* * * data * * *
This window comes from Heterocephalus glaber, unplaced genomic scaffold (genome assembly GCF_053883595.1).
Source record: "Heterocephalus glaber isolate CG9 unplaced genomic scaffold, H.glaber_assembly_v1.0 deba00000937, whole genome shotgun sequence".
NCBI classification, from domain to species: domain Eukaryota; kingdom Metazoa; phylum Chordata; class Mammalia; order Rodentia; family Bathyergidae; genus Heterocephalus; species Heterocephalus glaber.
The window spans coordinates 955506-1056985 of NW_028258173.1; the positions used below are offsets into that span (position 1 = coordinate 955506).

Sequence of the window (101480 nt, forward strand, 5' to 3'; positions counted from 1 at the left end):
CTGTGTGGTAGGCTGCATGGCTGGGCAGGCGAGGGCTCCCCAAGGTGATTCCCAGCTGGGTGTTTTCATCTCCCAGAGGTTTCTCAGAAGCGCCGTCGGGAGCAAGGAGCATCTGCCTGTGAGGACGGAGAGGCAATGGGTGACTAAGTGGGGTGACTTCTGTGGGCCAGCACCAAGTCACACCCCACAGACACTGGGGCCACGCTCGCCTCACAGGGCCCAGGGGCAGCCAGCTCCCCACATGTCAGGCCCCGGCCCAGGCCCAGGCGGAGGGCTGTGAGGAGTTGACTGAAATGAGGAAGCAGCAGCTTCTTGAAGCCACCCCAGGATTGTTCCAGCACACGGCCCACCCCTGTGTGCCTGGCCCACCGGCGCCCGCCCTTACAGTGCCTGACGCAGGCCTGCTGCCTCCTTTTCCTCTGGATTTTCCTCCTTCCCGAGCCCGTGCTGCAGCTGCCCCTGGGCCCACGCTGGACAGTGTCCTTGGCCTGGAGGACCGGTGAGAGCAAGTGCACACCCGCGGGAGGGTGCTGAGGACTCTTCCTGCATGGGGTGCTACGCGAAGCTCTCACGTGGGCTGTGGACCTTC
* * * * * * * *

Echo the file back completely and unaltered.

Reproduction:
This window comes from Heterocephalus glaber, unplaced genomic scaffold (genome assembly GCF_053883595.1).
Source record: "Heterocephalus glaber isolate CG9 unplaced genomic scaffold, H.glaber_assembly_v1.0 deba00000937, whole genome shotgun sequence".
NCBI classification, from domain to species: domain Eukaryota; kingdom Metazoa; phylum Chordata; class Mammalia; order Rodentia; family Bathyergidae; genus Heterocephalus; species Heterocephalus glaber.
The window spans coordinates 955506-1056985 of NW_028258173.1; the positions used below are offsets into that span (position 1 = coordinate 955506).

Sequence of the window (101480 nt, forward strand, 5' to 3'; positions counted from 1 at the left end):
CTGTGTGGTAGGCTGCATGGCTGGGCAGGCGAGGGCTCCCCAAGGTGATTCCCAGCTGGGTGTTTTCATCTCCCAGAGGTTTCTCAGAAGCGCCGTCGGGAGCAAGGAGCATCTGCCTGTGAGGACGGAGAGGCAATGGGTGACTAAGTGGGGTGACTTCTGTGGGCCAGCACCAAGTCACACCCCACAGACACTGGGGCCACGCTCGCCTCACAGGGCCCAGGGGCAGCCAGCTCCCCACATGTCAGGCCCCGGCCCAGGCCCAGGCGGAGGGCTGTGAGGAGTTGACTGAAATGAGGAAGCAGCAGCTTCTTGAAGCCACCCCAGGATTGTTCCAGCACACGGCCCACCCCTGTGTGCCTGGCCCACCGGCGCCCGCCCTTACAGTGCCTGACGCAGGCCTGCTGCCTCCTTTTCCTCTGGATTTTCCTCCTTCCCGAGCCCGTGCTGCAGCTGCCCCTGGGCCCACGCTGGACAGTGTCCTTGGCCTGGAGGACCGGTGAGAGCAAGTGCACACCCGCGGGAGGGTGCTGAGGACTCTTCCTGCATGGGGTGCTACGCGAAGCTCTCACGTGGGCTGTGGACCTTC